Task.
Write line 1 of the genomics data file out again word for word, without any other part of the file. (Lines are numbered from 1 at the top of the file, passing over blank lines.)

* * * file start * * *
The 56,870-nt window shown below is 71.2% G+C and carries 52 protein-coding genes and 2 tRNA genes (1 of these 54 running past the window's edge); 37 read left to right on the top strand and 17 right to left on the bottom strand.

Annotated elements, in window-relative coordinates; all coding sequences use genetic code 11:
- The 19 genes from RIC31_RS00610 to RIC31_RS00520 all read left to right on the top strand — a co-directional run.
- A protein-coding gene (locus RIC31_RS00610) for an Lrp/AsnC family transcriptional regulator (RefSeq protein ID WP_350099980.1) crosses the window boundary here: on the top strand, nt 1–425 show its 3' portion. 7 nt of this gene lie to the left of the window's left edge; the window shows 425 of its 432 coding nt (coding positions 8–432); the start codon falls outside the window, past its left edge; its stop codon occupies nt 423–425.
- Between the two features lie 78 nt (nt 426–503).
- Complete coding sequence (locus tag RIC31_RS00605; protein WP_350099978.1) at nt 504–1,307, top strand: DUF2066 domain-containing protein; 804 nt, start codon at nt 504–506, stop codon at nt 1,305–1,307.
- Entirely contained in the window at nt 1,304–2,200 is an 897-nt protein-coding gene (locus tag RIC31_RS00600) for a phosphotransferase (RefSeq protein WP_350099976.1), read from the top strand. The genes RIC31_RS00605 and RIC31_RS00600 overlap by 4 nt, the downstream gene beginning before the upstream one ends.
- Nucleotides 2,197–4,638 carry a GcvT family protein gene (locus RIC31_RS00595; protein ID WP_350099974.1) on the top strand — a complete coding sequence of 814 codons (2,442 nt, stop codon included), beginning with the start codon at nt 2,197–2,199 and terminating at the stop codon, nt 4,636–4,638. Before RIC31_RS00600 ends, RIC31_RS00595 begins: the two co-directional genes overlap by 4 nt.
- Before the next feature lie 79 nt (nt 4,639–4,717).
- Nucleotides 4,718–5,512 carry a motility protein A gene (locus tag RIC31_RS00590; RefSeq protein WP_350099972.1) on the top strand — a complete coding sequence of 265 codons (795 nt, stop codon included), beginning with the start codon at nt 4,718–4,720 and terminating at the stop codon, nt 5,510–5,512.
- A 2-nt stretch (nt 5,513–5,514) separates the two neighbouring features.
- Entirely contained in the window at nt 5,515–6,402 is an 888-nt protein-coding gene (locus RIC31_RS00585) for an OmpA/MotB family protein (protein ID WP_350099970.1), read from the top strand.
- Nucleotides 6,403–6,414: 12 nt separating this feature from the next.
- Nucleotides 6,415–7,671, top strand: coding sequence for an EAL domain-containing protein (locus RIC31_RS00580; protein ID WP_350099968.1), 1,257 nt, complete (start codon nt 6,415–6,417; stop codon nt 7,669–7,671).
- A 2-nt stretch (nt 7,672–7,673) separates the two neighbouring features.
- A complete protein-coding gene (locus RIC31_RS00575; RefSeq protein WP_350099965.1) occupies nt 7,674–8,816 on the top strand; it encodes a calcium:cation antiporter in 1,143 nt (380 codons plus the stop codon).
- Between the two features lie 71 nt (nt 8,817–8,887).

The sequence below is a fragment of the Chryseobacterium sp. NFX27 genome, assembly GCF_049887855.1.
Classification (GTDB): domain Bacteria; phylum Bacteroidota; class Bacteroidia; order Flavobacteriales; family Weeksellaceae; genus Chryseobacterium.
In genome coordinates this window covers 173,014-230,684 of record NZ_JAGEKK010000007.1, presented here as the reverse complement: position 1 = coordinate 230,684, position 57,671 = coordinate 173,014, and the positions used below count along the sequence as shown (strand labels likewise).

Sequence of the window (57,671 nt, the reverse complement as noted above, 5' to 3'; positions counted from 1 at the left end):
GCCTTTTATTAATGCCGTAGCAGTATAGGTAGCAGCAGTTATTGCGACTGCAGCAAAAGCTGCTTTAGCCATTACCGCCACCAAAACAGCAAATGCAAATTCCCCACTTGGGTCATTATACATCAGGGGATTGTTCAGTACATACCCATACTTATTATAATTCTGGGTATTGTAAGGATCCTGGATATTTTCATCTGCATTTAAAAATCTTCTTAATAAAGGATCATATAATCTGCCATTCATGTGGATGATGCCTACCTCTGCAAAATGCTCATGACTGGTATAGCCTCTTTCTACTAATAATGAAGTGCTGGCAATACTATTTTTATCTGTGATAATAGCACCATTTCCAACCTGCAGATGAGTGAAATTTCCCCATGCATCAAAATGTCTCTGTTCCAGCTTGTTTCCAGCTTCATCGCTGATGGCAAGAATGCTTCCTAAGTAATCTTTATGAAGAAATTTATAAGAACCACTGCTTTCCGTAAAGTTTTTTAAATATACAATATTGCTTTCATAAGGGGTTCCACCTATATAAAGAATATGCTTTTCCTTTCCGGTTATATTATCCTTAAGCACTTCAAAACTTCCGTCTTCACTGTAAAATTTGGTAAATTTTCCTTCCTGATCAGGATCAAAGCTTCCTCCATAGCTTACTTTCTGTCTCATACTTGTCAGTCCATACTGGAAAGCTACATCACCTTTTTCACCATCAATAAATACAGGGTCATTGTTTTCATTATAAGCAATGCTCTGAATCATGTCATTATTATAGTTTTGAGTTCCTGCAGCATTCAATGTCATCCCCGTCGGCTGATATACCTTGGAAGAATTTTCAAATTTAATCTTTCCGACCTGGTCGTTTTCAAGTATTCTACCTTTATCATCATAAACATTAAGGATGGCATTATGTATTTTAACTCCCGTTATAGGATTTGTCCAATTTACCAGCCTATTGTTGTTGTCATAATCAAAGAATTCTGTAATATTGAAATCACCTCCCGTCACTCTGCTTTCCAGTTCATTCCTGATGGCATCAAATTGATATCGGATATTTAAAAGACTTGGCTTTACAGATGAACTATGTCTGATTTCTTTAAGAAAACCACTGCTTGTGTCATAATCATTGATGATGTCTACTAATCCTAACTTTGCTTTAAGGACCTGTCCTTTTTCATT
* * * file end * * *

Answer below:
The 56,870-nt window shown below is 71.2% G+C and carries 52 protein-coding genes and 2 tRNA genes (1 of these 54 running past the window's edge); 37 read left to right on the top strand and 17 right to left on the bottom strand.